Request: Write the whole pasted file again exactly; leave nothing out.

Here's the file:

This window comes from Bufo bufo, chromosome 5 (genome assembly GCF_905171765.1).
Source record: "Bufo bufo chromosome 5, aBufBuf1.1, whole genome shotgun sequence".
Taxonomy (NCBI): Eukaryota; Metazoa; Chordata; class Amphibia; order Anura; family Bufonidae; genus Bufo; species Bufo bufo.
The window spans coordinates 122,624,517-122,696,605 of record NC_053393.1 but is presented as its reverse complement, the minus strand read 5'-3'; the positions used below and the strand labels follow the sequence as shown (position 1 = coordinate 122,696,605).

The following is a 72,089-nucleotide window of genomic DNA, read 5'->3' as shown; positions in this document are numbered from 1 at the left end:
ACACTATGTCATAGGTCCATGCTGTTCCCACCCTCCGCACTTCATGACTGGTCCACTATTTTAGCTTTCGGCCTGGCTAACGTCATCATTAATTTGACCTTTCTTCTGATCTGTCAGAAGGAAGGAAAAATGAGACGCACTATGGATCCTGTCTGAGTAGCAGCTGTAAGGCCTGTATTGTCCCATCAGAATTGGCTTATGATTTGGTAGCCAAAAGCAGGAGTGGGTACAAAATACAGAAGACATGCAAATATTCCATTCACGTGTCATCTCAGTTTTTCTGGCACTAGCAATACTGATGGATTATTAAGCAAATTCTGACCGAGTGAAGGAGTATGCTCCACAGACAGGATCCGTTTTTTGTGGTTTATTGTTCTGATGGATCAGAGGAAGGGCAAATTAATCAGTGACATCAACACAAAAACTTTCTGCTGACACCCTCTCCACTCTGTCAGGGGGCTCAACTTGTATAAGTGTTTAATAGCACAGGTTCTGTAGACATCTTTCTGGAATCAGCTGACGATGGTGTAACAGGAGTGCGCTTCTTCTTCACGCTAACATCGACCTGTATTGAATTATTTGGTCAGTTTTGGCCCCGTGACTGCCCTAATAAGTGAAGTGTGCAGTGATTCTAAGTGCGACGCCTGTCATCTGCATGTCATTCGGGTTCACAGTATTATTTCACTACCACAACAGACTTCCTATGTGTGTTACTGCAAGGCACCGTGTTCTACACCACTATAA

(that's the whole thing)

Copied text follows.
This window comes from Bufo bufo, chromosome 5 (genome assembly GCF_905171765.1).
Source record: "Bufo bufo chromosome 5, aBufBuf1.1, whole genome shotgun sequence".
Taxonomy (NCBI): Eukaryota; Metazoa; Chordata; class Amphibia; order Anura; family Bufonidae; genus Bufo; species Bufo bufo.
The window spans coordinates 122,624,517-122,696,605 of record NC_053393.1 but is presented as its reverse complement, the minus strand read 5'-3'; the positions used below and the strand labels follow the sequence as shown (position 1 = coordinate 122,696,605).

The following is a 72,089-nucleotide window of genomic DNA, read 5'->3' as shown; positions in this document are numbered from 1 at the left end:
ACACTATGTCATAGGTCCATGCTGTTCCCACCCTCCGCACTTCATGACTGGTCCACTATTTTAGCTTTCGGCCTGGCTAACGTCATCATTAATTTGACCTTTCTTCTGATCTGTCAGAAGGAAGGAAAAATGAGACGCACTATGGATCCTGTCTGAGTAGCAGCTGTAAGGCCTGTATTGTCCCATCAGAATTGGCTTATGATTTGGTAGCCAAAAGCAGGAGTGGGTACAAAATACAGAAGACATGCAAATATTCCATTCACGTGTCATCTCAGTTTTTCTGGCACTAGCAATACTGATGGATTATTAAGCAAATTCTGACCGAGTGAAGGAGTATGCTCCACAGACAGGATCCGTTTTTTGTGGTTTATTGTTCTGATGGATCAGAGGAAGGGCAAATTAATCAGTGACATCAACACAAAAACTTTCTGCTGACACCCTCTCCACTCTGTCAGGGGGCTCAACTTGTATAAGTGTTTAATAGCACAGGTTCTGTAGACATCTTTCTGGAATCAGCTGACGATGGTGTAACAGGAGTGCGCTTCTTCTTCACGCTAACATCGACCTGTATTGAATTATTTGGTCAGTTTTGGCCCCGTGACTGCCCTAATAAGTGAAGTGTGCAGTGATTCTAAGTGCGACGCCTGTCATCTGCATGTCATTCGGGTTCACAGTATTATTTCACTACCACAACAGACTTCCTATGTGTGTTACTGCAAGGCACCGTGTTCTACACCACTATAA